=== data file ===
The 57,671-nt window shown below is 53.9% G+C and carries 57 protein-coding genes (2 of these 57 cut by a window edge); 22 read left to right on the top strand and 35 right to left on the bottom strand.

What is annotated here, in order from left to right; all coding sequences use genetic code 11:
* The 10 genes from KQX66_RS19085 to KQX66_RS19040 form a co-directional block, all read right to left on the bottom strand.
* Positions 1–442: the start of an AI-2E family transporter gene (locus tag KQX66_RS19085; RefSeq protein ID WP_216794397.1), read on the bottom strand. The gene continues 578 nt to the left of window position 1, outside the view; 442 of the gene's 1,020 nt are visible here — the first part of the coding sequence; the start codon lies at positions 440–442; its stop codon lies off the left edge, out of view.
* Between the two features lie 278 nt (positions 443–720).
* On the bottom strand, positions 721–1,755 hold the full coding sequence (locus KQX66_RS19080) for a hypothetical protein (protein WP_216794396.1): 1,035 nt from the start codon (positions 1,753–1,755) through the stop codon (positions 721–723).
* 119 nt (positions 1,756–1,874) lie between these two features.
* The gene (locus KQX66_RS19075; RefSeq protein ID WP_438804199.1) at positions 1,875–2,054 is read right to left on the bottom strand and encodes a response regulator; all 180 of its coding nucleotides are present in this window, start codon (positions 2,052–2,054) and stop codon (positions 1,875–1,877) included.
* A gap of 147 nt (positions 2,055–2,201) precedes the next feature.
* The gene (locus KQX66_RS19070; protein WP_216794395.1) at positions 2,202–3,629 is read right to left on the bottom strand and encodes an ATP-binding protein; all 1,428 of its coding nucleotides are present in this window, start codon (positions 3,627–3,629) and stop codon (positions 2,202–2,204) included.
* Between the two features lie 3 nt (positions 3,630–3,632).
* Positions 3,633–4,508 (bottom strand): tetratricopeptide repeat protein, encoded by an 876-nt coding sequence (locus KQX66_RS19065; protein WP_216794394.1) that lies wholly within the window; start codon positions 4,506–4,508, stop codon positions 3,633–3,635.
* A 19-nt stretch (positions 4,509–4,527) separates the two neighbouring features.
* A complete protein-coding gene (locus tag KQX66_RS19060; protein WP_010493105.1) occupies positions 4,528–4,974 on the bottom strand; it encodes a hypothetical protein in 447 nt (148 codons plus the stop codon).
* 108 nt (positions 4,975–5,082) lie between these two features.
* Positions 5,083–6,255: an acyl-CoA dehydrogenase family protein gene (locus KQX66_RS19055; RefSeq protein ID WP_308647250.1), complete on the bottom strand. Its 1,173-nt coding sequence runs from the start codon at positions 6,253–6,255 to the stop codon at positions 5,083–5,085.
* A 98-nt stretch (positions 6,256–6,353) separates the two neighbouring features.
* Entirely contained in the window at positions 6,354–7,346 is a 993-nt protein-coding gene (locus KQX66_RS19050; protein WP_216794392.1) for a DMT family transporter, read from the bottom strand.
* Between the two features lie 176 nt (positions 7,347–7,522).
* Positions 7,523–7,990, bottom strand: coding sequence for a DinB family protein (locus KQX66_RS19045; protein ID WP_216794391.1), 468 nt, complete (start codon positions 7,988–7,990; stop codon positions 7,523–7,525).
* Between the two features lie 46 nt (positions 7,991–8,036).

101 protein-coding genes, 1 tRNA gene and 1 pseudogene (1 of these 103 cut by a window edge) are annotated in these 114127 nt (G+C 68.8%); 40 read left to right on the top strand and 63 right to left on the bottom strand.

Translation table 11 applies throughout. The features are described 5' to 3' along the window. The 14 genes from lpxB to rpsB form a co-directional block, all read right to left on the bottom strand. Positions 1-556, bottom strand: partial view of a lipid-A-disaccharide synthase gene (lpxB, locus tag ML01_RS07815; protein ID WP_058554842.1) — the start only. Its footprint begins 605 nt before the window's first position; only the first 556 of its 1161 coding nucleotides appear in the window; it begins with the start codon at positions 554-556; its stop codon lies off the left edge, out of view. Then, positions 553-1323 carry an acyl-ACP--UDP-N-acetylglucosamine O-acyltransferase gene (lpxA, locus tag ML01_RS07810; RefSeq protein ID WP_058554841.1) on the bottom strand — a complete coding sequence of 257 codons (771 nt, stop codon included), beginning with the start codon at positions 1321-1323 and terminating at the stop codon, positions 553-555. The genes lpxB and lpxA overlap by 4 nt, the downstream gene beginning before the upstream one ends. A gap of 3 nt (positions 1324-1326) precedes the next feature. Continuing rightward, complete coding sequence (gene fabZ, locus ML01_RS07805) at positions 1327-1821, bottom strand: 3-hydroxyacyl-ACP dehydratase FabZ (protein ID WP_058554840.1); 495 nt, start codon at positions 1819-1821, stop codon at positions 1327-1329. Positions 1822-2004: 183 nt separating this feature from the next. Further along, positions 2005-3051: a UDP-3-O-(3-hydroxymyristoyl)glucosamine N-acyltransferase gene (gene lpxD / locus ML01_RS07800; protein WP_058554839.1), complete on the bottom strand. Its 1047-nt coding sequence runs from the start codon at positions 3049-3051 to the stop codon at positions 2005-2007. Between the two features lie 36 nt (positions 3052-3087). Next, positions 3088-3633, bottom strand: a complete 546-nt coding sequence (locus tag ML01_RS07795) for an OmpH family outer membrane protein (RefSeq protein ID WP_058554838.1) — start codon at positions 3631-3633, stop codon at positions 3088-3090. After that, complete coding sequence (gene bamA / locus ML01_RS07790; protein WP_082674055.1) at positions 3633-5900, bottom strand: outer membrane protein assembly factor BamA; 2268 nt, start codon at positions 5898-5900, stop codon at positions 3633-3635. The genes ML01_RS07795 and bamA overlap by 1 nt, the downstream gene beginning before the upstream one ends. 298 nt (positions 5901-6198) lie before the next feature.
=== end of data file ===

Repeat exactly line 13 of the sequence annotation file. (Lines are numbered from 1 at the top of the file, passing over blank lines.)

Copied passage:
* A 19-nt stretch (positions 4,509–4,527) separates the two neighbouring features.